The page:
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You can sing in the rain, but you might not want to drink it.
A new study from the University of Stockholm found that rainwater almost everywhere in the world now contains unsafe levels of ‘forever chemicals.’ These are chemicals made by humans that don’t break down naturally. Sure, they repel stains and keep food from sticking to pans, but that also means that they repel biodegrading. Forever.
And now these chemicals are in our rainwater.
In the industrialized world, many people don’t rely on rain for their drinking water, but running water is a privilege. Those who need the rain to keep them hydrated can no longer assume it is safe to drink. And what about the animals?
There is some disagreement about what, exactly, the health risks of forever chemicals are, but they have been tied to increased risk of cancer, fertility problems, and developmental delays. And the water cycle means that unless a lot of money is spent, these forever chemicals will keep raining down on us all.
Whole Foods is trending because Whole Foods CEO and cofounder John Mackey said that he thinks “socialists are taking over.” Mackey is retiring soon and apparently does not care that most of his customers are wannabe socialists.
Rand Paul is trending because the U.S. senator from Kentucky thinks the Espionage Act should be repealed. The 1917 Act prohibits sharing secret info that could hurt the U.S., and it’s one of the things the Mar-a-Lago search was looking into. It's also the act Julian Assange is wanted for alledgedly violating.
Steve Martin is trending because he’s maybe sort of kind of done with acting after his latest TV series Only Murders in the Building wraps.
News By The Numbers
4 times. That is how much faster the Arctic is heating up than the global average, according to new research. Previous studies thought it was “just” two times faster.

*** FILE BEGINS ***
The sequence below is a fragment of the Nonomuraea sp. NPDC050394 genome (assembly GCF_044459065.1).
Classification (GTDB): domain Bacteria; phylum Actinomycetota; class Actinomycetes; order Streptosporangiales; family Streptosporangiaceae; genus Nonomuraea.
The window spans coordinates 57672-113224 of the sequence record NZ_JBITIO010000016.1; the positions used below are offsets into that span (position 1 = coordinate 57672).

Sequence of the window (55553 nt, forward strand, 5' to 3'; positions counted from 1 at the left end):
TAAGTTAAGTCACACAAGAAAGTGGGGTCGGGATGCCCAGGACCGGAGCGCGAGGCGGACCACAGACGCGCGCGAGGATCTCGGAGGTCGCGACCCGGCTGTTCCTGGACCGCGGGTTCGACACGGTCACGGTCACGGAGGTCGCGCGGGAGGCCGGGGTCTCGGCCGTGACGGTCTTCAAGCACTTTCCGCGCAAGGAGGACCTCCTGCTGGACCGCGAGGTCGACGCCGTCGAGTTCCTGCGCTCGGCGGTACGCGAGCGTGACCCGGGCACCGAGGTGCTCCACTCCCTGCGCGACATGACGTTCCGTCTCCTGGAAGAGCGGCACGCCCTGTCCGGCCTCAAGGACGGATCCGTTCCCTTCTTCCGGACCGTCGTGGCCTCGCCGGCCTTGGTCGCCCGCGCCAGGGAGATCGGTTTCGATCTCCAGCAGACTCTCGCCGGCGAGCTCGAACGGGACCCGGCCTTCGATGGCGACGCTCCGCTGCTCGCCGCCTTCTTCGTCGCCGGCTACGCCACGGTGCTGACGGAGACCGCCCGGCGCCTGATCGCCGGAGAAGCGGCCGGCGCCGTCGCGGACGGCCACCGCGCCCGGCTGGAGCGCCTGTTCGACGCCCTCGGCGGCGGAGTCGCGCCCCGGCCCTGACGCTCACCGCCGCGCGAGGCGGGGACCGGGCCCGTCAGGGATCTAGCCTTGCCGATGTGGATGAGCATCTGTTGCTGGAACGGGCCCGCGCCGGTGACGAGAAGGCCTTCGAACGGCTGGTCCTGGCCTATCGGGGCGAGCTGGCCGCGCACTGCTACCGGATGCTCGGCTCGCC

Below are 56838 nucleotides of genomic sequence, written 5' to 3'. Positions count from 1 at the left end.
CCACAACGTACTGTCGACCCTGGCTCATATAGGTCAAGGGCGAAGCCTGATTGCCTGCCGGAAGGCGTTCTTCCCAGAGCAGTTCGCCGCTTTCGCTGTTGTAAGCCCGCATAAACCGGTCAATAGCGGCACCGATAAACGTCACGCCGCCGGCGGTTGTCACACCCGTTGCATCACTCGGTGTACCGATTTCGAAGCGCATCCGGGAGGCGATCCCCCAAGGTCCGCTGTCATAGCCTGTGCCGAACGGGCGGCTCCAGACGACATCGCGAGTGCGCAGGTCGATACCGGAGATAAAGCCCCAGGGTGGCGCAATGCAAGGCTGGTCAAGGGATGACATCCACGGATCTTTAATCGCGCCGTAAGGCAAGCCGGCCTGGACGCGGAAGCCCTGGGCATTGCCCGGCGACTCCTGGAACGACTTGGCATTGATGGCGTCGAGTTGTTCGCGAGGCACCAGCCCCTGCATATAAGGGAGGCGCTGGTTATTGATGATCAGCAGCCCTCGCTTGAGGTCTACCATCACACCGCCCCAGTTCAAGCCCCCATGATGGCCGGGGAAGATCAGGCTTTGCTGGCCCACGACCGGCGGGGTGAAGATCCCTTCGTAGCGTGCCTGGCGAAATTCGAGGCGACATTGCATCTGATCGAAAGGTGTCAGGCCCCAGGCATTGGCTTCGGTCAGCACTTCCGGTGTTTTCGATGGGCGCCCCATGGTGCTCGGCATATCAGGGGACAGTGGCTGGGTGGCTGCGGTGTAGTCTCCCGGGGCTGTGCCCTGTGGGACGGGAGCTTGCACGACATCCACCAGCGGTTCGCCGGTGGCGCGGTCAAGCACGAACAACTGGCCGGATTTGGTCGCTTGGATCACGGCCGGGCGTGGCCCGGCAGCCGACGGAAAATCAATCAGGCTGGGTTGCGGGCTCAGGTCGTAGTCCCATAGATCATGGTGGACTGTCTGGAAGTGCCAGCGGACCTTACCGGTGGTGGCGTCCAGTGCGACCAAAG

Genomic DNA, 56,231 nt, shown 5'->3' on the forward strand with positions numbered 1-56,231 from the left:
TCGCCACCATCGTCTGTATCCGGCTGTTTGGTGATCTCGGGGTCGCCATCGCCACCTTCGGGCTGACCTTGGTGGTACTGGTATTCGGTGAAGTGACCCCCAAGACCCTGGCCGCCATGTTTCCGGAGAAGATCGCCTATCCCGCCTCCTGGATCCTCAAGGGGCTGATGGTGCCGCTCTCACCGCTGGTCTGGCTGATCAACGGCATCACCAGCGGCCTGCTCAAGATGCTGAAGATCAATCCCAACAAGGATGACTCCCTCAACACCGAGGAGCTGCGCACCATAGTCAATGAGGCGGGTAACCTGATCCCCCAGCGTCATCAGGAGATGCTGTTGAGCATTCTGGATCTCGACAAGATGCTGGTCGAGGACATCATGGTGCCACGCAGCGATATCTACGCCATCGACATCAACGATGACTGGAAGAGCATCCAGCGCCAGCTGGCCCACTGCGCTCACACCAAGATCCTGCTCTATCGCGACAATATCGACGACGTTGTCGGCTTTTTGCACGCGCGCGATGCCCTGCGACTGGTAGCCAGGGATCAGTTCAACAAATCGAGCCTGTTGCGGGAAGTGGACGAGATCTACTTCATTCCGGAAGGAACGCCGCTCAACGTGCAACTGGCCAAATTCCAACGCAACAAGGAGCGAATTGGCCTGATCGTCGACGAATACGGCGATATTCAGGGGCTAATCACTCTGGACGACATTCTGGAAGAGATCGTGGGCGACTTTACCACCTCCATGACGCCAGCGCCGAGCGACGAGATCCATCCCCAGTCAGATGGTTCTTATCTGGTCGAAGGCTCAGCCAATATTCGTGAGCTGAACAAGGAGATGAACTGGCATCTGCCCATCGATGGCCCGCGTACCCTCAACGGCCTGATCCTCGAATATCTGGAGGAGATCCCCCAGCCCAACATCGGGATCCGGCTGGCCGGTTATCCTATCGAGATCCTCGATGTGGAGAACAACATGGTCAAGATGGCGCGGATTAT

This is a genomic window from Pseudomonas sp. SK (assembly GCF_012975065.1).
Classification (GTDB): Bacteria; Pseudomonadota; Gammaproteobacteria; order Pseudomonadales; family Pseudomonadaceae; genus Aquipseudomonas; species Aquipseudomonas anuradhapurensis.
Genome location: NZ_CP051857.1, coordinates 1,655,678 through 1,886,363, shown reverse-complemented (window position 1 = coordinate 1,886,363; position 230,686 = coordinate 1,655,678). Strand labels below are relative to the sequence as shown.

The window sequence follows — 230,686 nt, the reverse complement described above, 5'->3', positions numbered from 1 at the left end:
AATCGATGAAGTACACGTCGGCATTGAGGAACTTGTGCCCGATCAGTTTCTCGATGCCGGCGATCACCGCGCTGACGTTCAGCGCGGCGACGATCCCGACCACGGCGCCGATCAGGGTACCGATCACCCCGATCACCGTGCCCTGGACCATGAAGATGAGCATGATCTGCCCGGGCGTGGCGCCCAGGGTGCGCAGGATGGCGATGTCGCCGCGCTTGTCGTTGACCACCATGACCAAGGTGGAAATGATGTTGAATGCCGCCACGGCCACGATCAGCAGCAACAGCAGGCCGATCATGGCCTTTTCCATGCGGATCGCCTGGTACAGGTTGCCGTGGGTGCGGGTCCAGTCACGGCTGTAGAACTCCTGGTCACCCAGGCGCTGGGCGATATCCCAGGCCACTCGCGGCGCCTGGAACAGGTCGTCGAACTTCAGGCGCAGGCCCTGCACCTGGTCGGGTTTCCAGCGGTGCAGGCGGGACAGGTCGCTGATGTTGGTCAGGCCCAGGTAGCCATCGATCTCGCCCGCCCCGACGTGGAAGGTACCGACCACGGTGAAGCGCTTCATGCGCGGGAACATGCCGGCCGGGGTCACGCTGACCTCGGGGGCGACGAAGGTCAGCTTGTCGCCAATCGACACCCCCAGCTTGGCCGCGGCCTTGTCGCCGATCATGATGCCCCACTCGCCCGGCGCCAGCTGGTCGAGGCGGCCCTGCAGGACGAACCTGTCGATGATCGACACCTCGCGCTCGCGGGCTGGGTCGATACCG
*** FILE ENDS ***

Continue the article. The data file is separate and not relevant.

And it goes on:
1,400. That is how many people have been shot in Philadelphia this year, over 300 of which were fatal.
1.6%. That is how much Hong Kong’s total population declined over the last year, the steepest drop recorded. Experts point to Covid regulations and China’s political crackdown for the exodus.
When a person on social media has a ton of followers and mentions a brand, people pretty much know that person is getting paid for the mention. But most people don’t suspect that a guest on their favorite podcast could be shelling out cash for the same reason.
Call it pay-for-play, payola, or just smart marketing. An unknown and possibly increasing number of podcast guests are paying to be interviewed. Why?
“When you’re the guest, you’re the star,” CEO of Life on Fire Nick Unsworth told Bloomberg. “If you can be in that position and make your offer, you have no barriers. No one is listening to that episode thinking it’s a commercial. There’s immediate trust and a perception that you’re held in a high light.”
Unsworth paid John Lee Dumas, host and creator of the podcast Entrepreneurs on Fire, $35,000 for two interviews and 12 weeks of ads. According to Bloomberg, Dumas discloses “sponsor payments at the end of each episode.”
So there are some disclosures, but they are not required, and they aren’t always visible to the naked eye. Bloomberg found that pay-for-play is more common in the wellness, crypto, and business spaces.
Just something to keep in mind!